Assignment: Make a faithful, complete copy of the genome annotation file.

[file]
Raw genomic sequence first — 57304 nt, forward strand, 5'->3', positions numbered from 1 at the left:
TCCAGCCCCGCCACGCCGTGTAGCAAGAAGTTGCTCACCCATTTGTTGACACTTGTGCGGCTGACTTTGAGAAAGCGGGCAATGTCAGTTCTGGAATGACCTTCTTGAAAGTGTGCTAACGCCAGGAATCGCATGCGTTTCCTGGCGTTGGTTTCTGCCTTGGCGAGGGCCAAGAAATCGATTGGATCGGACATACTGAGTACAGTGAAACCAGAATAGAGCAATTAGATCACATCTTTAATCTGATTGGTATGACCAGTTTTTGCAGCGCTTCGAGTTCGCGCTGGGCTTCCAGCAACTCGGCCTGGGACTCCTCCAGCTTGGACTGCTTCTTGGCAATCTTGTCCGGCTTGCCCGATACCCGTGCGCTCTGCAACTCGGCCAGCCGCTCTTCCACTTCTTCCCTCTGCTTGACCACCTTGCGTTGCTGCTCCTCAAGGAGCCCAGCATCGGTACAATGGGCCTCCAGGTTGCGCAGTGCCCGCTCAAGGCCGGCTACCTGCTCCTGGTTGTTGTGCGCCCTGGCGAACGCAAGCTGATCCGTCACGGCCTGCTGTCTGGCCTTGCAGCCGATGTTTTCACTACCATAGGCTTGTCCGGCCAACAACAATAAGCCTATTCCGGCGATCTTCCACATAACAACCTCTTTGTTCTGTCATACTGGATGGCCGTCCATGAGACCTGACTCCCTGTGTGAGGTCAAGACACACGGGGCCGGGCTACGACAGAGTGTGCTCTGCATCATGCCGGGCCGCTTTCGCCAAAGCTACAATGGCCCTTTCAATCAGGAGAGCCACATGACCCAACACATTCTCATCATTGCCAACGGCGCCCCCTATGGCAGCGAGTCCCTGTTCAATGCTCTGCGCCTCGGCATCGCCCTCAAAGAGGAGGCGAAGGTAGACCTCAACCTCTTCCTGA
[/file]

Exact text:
Raw genomic sequence first — 57304 nt, forward strand, 5'->3', positions numbered from 1 at the left:
TCCAGCCCCGCCACGCCGTGTAGCAAGAAGTTGCTCACCCATTTGTTGACACTTGTGCGGCTGACTTTGAGAAAGCGGGCAATGTCAGTTCTGGAATGACCTTCTTGAAAGTGTGCTAACGCCAGGAATCGCATGCGTTTCCTGGCGTTGGTTTCTGCCTTGGCGAGGGCCAAGAAATCGATTGGATCGGACATACTGAGTACAGTGAAACCAGAATAGAGCAATTAGATCACATCTTTAATCTGATTGGTATGACCAGTTTTTGCAGCGCTTCGAGTTCGCGCTGGGCTTCCAGCAACTCGGCCTGGGACTCCTCCAGCTTGGACTGCTTCTTGGCAATCTTGTCCGGCTTGCCCGATACCCGTGCGCTCTGCAACTCGGCCAGCCGCTCTTCCACTTCTTCCCTCTGCTTGACCACCTTGCGTTGCTGCTCCTCAAGGAGCCCAGCATCGGTACAATGGGCCTCCAGGTTGCGCAGTGCCCGCTCAAGGCCGGCTACCTGCTCCTGGTTGTTGTGCGCCCTGGCGAACGCAAGCTGATCCGTCACGGCCTGCTGTCTGGCCTTGCAGCCGATGTTTTCACTACCATAGGCTTGTCCGGCCAACAACAATAAGCCTATTCCGGCGATCTTCCACATAACAACCTCTTTGTTCTGTCATACTGGATGGCCGTCCATGAGACCTGACTCCCTGTGTGAGGTCAAGACACACGGGGCCGGGCTACGACAGAGTGTGCTCTGCATCATGCCGGGCCGCTTTCGCCAAAGCTACAATGGCCCTTTCAATCAGGAGAGCCACATGACCCAACACATTCTCATCATTGCCAACGGCGCCCCCTATGGCAGCGAGTCCCTGTTCAATGCTCTGCGCCTCGGCATCGCCCTCAAAGAGGAGGCGAAGGTAGACCTCAACCTCTTCCTGA